- The Captain had vast experience of landing at Calicut under similar weather conditions. This experience might have led to over confidence leading to complacency and a state of reduced conscious attention that would have seriously affected his actions and decision making as well as CRM.
- The Captain was taking multiple un-prescribed anti-diabetic drugs that may have caused subtle cognitive deficits due to mild hypoglycaemia which probably contributed to errors in complex decision making as well as susceptibility to perceptual errors.
- The possibility of visual illusions causing errors in distance and depth perception (like the black hole approach and up-sloping runway effects) cannot be ruled out due to degraded visual cues of orientation in relatively low visibility and the suboptimal performance of the Captain’s windshield wiper in rain.
- Poor CRM was a major contributory factor in this crash. As a consequence of a lack of assertiveness and the steep authority gradient on the flight deck, the First Officer did not take over the controls in spite of being well aware of the grave situation. The lack of effective CRM training at Air India Express resulted in poor CRM and a steep flight deck authority gradient.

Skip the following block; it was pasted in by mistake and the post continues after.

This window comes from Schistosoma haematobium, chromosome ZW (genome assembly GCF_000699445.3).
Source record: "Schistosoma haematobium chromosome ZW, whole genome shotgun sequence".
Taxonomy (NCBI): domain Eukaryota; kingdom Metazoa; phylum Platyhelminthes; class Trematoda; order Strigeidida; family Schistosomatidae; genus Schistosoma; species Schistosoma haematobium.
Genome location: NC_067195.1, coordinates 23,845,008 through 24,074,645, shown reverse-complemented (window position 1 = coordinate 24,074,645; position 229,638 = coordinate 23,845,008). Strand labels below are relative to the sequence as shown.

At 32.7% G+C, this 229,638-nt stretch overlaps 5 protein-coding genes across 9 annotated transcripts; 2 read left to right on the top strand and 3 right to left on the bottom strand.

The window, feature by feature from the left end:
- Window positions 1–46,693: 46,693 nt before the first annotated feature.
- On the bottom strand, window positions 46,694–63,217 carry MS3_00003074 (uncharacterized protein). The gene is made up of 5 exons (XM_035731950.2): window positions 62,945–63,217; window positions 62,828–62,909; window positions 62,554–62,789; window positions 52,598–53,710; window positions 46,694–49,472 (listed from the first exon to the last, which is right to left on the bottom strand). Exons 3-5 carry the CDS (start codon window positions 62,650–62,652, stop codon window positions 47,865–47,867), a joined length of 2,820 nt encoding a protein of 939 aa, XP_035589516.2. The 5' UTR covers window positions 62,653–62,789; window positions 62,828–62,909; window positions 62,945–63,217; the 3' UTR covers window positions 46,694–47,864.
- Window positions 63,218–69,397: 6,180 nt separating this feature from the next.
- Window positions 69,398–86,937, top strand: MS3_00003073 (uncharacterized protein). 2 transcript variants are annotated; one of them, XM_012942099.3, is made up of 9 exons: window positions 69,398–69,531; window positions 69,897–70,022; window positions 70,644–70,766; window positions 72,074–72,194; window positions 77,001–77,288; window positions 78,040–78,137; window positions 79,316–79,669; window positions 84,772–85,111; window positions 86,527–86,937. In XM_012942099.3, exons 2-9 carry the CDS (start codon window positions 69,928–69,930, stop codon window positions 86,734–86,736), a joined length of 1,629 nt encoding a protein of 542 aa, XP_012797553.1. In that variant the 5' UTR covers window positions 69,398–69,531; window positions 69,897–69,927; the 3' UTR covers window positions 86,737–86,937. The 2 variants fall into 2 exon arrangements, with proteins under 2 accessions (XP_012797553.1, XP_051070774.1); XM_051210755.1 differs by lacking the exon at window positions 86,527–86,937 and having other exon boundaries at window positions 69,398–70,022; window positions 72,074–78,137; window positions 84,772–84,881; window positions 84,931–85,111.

- Air India Express senior management policies have led to a lack of supervision in training, operations and safety practices, resulting in deficiencies at various levels and causing repeated human error accidents at the operator.
- The Air India Express pilot training programme lacked effectiveness and did not impart the requisite skills for performance enhancement. One of the drawbacks in training was inadequate maintenance and lack of periodic system upgrades of the simulator used resulting in frequent recurrence of major snags which resulted in negative training. Also, pilots were often not checked in all the mandatory flying exercises during simulator check sessions by Examiners.
- The non availability of an OPT made it very difficult for the pilots to quickly calculate accurate landing data in adverse weather conditions. Quick and accurate calculations would have helped the pilots to foresee the extremely low margin for error, enabling them to opt for a safer alternative.
- The scrutiny of aircraft Technical Logs and Maintenance Records showed evidence of nonstandard practice in reporting of certain snags verbally rather than in writing. There was no defect entry for the pre-existing faulty left side windshield wiper in the aircraft Technical Log. Although it could not be verified, verbal communication regarding this issue is highly probable.